Although his firm may be best known for guiding clients to municipal bonds, Bernard Beal is widening his view. The chief executive of M. R. Beal & Co. leads a team that provides investment banking, financial advisory services, securities trading, and equity research on industries including communications, entertainment, financial services, and healthcare.
Beal’s investment approach involves having a diversified portfolio that includes stocks, bonds, and some cash. These days, Beal is leaning toward entertainment and media stocks for long-term growth. “I think the economy is still a little tenuous, and the war in Iraq has made it somewhat difficult for people psychologically,” says Beal. “There seems to be a feeling that the country needs firmer leadership. In tough times, people turn toward entertainment.” Additionally, Beal notes that young people use several forms of media simultaneously.
Among entertainment and media companies, Beal shows interest in Sirius Satellite Radio Inc. (NASDAQ: SIRI). Sirius has attracted subscribers at a faster rate since signing the controversial shock jock Howard Stern. Although the company’s sound quality isn’t as good as its only competitor, XM Satellite Radio, Beal believes, “If they make improvements, they will have the chance to add even more subscribers.” He adds that the company’s market capitalization makes it a potential candidate for acquisition, which could also boost its value.
Shares of media and entertainment conglomerate Time Warner Inc. (NYSE: TWX) have great potential, says Beal. Time Warner owns America Online; publishes magazines such as People and Sports Illustrated; operates CNN and Cartoon Network; owns New Line Cinema, maker of films such as the Lord of the Rings trilogy; provides high-speed Internet, cable television, and digital phone service; and publishes books by best-selling novelist such as James Patterson.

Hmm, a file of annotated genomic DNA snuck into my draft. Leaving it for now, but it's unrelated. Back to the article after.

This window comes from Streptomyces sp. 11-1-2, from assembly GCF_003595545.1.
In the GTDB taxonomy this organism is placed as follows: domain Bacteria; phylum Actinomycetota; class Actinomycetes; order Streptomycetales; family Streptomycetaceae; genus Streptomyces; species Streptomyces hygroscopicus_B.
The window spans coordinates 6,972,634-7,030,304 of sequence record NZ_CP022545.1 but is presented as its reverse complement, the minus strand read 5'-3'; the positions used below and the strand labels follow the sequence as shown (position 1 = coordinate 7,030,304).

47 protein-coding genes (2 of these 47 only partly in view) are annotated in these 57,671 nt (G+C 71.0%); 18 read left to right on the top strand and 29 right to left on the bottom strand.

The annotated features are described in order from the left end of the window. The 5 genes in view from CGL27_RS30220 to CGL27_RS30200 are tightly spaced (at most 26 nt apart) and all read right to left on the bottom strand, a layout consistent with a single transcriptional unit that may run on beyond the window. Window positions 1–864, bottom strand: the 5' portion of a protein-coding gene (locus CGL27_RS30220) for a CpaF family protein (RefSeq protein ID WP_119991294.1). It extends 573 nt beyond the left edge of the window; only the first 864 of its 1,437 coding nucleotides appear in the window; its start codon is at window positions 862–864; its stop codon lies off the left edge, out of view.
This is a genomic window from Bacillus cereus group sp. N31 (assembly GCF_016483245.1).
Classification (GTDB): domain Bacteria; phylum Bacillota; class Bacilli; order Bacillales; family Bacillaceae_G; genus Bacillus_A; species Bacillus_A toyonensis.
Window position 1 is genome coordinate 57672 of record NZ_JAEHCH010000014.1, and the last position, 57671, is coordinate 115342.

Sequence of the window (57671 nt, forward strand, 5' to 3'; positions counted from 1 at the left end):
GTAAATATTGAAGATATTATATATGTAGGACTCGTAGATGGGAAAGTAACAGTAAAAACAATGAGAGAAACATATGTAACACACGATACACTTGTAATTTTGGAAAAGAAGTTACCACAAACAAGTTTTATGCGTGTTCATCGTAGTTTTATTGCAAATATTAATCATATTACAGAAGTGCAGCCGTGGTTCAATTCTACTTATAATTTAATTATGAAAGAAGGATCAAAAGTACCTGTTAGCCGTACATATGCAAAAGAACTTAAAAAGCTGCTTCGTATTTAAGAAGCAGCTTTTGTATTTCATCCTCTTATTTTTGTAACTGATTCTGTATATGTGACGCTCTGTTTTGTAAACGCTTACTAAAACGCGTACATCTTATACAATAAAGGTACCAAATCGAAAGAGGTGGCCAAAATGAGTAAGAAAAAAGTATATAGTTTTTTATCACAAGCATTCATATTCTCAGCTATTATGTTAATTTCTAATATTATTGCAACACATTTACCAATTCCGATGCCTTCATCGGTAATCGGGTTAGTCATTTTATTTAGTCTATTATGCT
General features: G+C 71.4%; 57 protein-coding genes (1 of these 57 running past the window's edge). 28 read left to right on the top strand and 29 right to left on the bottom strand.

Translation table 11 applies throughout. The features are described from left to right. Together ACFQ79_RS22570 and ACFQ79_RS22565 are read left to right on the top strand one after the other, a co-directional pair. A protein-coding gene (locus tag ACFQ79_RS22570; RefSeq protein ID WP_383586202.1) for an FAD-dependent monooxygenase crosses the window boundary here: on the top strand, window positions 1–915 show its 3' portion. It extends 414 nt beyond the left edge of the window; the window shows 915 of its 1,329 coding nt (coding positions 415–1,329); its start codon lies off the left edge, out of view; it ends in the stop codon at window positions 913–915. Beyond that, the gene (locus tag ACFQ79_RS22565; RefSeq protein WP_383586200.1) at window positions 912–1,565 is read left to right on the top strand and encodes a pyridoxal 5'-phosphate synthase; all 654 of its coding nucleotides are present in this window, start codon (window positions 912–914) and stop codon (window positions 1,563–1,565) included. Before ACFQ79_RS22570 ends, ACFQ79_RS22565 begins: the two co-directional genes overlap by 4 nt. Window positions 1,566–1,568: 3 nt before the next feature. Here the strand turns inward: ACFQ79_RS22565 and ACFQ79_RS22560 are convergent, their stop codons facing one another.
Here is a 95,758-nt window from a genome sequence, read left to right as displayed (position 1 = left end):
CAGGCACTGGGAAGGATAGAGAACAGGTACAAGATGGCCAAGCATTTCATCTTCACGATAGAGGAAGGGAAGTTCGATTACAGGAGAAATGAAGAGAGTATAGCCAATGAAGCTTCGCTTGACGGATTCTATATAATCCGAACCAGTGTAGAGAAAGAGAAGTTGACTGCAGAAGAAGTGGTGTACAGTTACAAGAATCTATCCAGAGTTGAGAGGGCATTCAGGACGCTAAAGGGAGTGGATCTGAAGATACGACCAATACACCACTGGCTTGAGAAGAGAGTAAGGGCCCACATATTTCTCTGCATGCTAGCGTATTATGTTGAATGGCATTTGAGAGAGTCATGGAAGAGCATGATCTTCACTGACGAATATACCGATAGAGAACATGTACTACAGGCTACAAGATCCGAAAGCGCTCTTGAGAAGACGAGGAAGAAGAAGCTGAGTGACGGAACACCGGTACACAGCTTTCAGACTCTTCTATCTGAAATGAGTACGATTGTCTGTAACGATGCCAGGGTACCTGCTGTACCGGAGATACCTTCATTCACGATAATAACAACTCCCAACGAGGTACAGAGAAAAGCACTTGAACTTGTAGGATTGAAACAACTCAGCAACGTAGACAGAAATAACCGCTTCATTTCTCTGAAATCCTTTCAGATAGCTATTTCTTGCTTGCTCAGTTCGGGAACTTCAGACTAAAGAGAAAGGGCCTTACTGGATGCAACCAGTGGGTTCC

The company’s acquisition of AOL “did not go as well as expected,” says Beal, but AOL remains attractive. In December, popular Internet search engine Google Inc. purchased a 5% stake in AOL for $5 billion, a deal that will make more of AOL’s content available to Google users. “It’s a great stock and it’s under $20,” says Beal. “The company is going through a metamorphosis.”
Another player in the entertainment arena is Lion’s Gate Entertainment Corp. (NYSE: LGF), maker and distributor of Crash and Madea’s Family Reunion. Lion’s Gate distributes DVDs, and produces cable television series such as Missing and The Dead Zone.
“The thing I like about this company is that they keep production costs low,” Beal explains. “They got a great deal of attention for Diary of a Mad Black Woman-that film made a fortune and it cost nothing to make.”
Beal also likes 24/7 Real Media Inc. (NASDAQ: TFSM), a provider of Internet advertising services. The company’s stock rose nearly 70% in 2005. “It has had a tremendous run,” he says, noting that the rapid growth of Internet advertising makes 24/7 an attractive candidate for an acquisition.
Beal’s final pick, AVI Biopharma Inc. (NASDAQ: AVII), a developer of therapies for the treatment of cardiovascular diseases and cancer, is his one venture away from entertainment. The company is particularly attractive,